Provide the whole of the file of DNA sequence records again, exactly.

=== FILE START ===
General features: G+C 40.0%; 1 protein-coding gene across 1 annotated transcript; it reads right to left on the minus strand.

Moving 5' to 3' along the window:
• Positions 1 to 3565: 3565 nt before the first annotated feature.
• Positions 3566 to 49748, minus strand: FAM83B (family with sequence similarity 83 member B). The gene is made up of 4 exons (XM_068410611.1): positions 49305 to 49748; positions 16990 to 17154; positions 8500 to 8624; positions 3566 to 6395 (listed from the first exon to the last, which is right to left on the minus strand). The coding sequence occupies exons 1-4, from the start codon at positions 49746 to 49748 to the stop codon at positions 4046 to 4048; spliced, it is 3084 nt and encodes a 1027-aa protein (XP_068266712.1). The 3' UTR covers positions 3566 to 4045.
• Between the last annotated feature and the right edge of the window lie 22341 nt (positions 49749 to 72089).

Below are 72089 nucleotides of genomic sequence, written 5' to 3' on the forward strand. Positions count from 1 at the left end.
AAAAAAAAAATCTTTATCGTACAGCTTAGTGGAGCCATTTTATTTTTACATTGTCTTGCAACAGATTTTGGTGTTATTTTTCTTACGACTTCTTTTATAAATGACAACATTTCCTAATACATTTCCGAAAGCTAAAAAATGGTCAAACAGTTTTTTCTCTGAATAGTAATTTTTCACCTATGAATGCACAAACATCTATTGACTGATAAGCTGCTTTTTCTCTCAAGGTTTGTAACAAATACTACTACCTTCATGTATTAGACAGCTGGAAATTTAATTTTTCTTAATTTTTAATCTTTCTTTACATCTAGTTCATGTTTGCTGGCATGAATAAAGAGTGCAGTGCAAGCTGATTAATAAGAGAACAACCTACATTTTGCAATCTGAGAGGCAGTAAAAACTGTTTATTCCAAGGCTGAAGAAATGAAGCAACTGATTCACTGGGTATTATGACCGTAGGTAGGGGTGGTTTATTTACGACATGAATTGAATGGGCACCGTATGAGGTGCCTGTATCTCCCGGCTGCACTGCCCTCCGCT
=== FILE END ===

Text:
General features: G+C 40.0%; 1 protein-coding gene across 1 annotated transcript; it reads right to left on the minus strand.

Moving 5' to 3' along the window:
• Positions 1 to 3565: 3565 nt before the first annotated feature.
• Positions 3566 to 49748, minus strand: FAM83B (family with sequence similarity 83 member B). The gene is made up of 4 exons (XM_068410611.1): positions 49305 to 49748; positions 16990 to 17154; positions 8500 to 8624; positions 3566 to 6395 (listed from the first exon to the last, which is right to left on the minus strand). The coding sequence occupies exons 1-4, from the start codon at positions 49746 to 49748 to the stop codon at positions 4046 to 4048; spliced, it is 3084 nt and encodes a 1027-aa protein (XP_068266712.1). The 3' UTR covers positions 3566 to 4045.
• Between the last annotated feature and the right edge of the window lie 22341 nt (positions 49749 to 72089).

Below are 72089 nucleotides of genomic sequence, written 5' to 3' on the forward strand. Positions count from 1 at the left end.
AAAAAAAAAATCTTTATCGTACAGCTTAGTGGAGCCATTTTATTTTTACATTGTCTTGCAACAGATTTTGGTGTTATTTTTCTTACGACTTCTTTTATAAATGACAACATTTCCTAATACATTTCCGAAAGCTAAAAAATGGTCAAACAGTTTTTTCTCTGAATAGTAATTTTTCACCTATGAATGCACAAACATCTATTGACTGATAAGCTGCTTTTTCTCTCAAGGTTTGTAACAAATACTACTACCTTCATGTATTAGACAGCTGGAAATTTAATTTTTCTTAATTTTTAATCTTTCTTTACATCTAGTTCATGTTTGCTGGCATGAATAAAGAGTGCAGTGCAAGCTGATTAATAAGAGAACAACCTACATTTTGCAATCTGAGAGGCAGTAAAAACTGTTTATTCCAAGGCTGAAGAAATGAAGCAACTGATTCACTGGGTATTATGACCGTAGGTAGGGGTGGTTTATTTACGACATGAATTGAATGGGCACCGTATGAGGTGCCTGTATCTCCCGGCTGCACTGCCCTCCGCT